Social Identity, System Justification, and Social Dominance: Commentary on Reicher, Jost et al., and Sidanius et al.
Article first published online: 10 NOV 2004
Volume 25, Issue 6, pages 823–844, December 2004
How to Cite
Rubin, M. and Hewstone, M. (2004), Social Identity, System Justification, and Social Dominance: Commentary on Reicher, Jost et al., and Sidanius et al. Political Psychology, 25: 823–844. doi: 10.1111/j.1467-9221.2004.00400.x
- Issue published online: 10 NOV 2004
- Article first published online: 10 NOV 2004
- social identity theory;
- system justification theory;
- social dominance theory;
- ingroup favoritism;
- outgroup favoritism;
- intergroup discrimination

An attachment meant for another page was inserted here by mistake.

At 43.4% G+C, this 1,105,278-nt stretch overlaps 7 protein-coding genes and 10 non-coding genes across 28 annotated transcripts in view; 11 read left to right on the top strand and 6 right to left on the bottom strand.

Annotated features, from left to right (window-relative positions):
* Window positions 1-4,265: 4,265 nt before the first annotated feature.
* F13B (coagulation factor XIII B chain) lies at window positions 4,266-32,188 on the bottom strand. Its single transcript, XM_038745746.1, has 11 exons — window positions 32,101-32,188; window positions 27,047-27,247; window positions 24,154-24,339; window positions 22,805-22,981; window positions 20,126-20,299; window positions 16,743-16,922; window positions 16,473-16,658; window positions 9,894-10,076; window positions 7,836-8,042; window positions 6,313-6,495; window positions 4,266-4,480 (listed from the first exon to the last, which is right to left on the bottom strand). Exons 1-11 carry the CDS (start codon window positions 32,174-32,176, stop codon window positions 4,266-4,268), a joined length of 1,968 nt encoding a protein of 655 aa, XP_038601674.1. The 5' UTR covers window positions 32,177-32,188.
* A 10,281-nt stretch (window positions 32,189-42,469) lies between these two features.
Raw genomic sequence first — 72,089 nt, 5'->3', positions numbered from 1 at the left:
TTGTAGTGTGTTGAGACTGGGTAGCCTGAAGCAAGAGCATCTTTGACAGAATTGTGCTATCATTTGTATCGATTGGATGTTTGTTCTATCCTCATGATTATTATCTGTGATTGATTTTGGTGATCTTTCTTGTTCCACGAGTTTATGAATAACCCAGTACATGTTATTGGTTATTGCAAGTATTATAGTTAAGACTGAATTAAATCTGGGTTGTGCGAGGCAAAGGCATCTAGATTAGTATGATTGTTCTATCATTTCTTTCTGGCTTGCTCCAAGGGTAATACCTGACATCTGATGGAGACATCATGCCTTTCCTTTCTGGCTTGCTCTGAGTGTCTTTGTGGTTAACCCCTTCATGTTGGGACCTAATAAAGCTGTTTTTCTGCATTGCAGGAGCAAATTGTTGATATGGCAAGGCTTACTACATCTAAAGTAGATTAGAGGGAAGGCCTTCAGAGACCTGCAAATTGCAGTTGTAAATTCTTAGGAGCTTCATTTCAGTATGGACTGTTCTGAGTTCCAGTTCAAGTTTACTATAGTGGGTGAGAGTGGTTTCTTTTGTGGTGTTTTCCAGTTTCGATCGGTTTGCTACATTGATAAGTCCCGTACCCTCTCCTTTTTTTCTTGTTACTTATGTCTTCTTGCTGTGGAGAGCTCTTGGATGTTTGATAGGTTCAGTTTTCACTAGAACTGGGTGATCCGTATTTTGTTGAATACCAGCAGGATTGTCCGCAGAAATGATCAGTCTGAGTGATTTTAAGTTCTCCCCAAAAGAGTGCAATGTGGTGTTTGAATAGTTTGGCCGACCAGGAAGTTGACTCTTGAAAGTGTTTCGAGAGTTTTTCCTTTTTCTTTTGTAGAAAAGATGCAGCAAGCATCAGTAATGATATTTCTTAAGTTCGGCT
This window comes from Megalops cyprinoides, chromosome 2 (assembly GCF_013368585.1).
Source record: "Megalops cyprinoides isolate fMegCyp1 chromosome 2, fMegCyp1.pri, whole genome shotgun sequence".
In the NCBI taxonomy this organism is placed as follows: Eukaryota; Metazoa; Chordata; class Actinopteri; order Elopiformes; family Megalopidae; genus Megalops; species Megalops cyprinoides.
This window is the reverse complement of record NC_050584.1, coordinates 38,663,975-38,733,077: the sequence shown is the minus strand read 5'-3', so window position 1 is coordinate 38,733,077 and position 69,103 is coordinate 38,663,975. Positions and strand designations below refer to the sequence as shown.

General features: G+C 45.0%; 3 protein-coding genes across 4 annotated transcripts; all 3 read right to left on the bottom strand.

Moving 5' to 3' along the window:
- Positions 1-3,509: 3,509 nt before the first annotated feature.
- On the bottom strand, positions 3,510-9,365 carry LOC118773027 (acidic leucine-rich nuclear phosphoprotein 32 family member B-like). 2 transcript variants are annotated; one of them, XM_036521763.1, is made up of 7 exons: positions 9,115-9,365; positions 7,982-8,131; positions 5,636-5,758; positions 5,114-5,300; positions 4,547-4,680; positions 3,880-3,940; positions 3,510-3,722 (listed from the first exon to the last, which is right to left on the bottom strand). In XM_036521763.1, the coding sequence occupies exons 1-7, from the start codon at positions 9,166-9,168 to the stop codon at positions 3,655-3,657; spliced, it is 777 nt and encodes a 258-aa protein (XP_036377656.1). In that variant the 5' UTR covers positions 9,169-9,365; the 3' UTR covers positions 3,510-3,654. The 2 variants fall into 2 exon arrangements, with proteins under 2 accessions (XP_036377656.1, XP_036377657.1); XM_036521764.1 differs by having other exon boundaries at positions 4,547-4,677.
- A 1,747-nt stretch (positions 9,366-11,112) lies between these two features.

The articles by Reicher (2004), Jost, Banaji, and Nosek (2004), and Sidanius, Pratto, van Laar, and Levin (2004) discuss the strengths and weaknesses of social identity theory (Tajfel & Turner, 1979), system justification theory (Jost & Banaji, 1994), and social dominance theory (Sidanius, 1993). The latter two theories grew out of a critique of social identity theory, but this critique relates more to deficiencies in social identity research than to deficiencies in the theory itself. More balanced and comprehensive social identity research is required in order to allow a fair assessment of the theory’s limitations. In addition, Reicher (2004) and Huddy (2004) are correct that only social identity theory offers the potential for explaining social change and social stability.